I decided we would change our flights back home to Singapore to avoid the mandatory quarantine, which was yet to go into full effect. We took a direct flight back to Singapore the following day and landed in six hours before the deadline. We were not served a quarantine notice, but we still decided to quarantine ourselves in our apartment for the next two weeks, only leaving for short walks around our neighborhood when we knew no one else was around.

One week later I received a call from a contact tracer at the Ministry of Health. These contact tracers were not technically public health officials, rather specialized consultants who had been trained on how to identify and reach people who had recently come into contact with a person who had tested positive for Covid-19. The tracer asked for my name, date of birth, age, home and work addresses, and asked if I had any pre-existing conditions. Only after I told him the information did he explain why he was asking. He said someone on our flight from Newark to Singapore had just tested positive for Covid-19. I asked whether all passengers were being contacted or just the ones near the passenger in question but that wasn’t information he was prepared to share. Instead, he wanted to let me know that I would likely be served a quarantine order in the next day or two and that I should prepare.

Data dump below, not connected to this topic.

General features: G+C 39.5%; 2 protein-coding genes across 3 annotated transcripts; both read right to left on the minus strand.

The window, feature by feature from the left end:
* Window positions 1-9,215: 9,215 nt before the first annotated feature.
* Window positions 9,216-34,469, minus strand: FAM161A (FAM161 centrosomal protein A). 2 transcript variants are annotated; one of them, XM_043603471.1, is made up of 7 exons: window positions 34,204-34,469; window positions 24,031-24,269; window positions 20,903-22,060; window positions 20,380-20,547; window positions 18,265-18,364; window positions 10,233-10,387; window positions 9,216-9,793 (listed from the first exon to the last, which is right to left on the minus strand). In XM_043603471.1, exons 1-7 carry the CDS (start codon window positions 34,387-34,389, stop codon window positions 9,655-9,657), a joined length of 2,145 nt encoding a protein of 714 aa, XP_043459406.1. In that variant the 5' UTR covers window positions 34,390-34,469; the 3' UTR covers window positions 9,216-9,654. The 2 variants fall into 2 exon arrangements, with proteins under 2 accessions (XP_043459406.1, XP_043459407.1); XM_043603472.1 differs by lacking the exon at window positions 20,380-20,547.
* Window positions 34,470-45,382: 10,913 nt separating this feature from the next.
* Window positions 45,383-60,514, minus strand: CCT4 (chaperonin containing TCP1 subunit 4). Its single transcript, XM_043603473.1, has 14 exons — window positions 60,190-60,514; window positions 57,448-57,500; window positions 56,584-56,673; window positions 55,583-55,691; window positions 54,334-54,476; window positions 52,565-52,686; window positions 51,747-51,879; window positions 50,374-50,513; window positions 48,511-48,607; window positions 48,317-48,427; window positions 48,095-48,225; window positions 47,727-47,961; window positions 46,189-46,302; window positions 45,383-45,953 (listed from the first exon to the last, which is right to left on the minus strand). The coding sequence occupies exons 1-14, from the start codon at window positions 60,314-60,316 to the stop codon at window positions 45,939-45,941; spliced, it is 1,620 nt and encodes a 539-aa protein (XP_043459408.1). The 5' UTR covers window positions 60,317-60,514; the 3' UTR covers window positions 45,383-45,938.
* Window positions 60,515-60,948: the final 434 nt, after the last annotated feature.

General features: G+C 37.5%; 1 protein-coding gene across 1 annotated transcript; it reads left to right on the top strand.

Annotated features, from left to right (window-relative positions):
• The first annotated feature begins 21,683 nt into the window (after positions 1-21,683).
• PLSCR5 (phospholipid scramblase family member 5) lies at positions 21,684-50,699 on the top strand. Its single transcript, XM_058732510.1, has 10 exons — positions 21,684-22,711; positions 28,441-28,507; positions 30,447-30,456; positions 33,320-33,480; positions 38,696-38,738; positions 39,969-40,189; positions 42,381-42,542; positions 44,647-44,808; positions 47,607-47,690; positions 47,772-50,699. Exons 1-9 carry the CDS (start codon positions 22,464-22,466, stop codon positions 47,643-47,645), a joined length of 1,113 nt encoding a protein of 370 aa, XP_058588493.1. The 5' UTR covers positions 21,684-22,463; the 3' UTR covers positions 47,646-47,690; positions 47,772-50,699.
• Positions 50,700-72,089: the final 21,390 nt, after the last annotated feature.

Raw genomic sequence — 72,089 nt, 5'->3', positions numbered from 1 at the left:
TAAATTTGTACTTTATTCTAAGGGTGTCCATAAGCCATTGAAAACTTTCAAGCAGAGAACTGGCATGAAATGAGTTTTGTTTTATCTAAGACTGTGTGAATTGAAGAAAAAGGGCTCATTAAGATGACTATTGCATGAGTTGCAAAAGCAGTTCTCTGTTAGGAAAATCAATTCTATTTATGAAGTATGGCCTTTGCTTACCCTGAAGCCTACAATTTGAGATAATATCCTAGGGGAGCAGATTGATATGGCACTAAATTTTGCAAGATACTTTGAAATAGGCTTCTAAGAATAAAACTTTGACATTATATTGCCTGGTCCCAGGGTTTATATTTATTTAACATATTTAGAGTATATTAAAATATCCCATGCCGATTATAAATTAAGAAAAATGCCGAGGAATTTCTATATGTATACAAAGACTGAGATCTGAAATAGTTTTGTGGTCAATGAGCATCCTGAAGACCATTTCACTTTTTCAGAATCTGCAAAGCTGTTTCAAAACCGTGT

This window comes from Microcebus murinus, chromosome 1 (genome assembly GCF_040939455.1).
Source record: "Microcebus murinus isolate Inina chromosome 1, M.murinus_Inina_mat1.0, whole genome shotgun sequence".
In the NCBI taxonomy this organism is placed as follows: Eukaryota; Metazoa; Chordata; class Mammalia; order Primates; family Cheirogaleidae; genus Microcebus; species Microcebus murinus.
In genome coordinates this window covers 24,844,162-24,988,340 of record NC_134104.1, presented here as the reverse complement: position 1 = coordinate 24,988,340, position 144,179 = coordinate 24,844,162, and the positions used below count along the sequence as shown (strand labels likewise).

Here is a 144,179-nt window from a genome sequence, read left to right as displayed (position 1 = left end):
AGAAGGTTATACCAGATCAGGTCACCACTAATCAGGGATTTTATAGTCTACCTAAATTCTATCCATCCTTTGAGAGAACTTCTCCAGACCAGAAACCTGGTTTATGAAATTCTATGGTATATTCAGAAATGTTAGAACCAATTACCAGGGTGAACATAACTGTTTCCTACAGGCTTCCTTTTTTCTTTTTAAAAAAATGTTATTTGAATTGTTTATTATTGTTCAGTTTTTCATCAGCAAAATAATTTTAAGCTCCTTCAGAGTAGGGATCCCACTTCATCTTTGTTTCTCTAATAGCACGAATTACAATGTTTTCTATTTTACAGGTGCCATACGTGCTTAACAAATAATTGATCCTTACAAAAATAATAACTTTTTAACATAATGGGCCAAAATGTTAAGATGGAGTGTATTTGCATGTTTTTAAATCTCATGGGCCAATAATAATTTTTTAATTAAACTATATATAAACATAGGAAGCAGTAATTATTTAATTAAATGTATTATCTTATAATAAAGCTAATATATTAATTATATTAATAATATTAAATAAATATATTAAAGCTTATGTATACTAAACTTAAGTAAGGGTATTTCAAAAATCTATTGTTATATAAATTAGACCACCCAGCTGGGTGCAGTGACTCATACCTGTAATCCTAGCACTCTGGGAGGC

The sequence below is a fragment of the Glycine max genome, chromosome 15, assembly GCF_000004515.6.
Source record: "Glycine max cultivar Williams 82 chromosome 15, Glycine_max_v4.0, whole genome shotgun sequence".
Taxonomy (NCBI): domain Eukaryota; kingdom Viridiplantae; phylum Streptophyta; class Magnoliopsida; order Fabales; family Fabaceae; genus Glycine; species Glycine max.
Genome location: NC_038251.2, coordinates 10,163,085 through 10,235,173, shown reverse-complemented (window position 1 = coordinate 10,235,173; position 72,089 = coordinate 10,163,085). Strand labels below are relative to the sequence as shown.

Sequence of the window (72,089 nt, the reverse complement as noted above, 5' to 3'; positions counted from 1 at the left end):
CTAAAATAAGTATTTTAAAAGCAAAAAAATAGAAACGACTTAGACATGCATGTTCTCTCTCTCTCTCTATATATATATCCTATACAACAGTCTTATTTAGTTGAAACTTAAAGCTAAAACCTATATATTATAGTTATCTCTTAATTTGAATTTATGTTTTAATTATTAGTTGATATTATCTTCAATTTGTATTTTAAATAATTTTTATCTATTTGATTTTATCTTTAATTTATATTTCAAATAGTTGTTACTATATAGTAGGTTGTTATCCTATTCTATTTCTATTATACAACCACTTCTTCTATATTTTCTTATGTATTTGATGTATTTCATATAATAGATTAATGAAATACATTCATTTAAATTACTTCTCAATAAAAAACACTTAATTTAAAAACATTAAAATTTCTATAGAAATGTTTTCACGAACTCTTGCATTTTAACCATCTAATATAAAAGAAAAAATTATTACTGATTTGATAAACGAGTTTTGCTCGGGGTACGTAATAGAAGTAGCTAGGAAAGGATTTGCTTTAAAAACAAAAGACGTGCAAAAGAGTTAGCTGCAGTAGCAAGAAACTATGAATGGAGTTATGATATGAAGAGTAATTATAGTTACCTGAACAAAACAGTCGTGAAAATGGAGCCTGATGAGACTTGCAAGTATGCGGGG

The following morning, two employees from a security organization that had partnered with the Ministry of Health came to my house and served my daughter and I our quarantine orders, which are technically Section 15(2) of the Infectious Disease Act. I was asked to sign a wealth of papers, including those requiring me to attest to the fact that I had received the notice, that I knew my information would be shared, and that I knew my movements would be monitored and tracked via my phone. These weren’t presented to us as voluntary options. As you can see from the copy of the orders we received, we had no choice but to comply.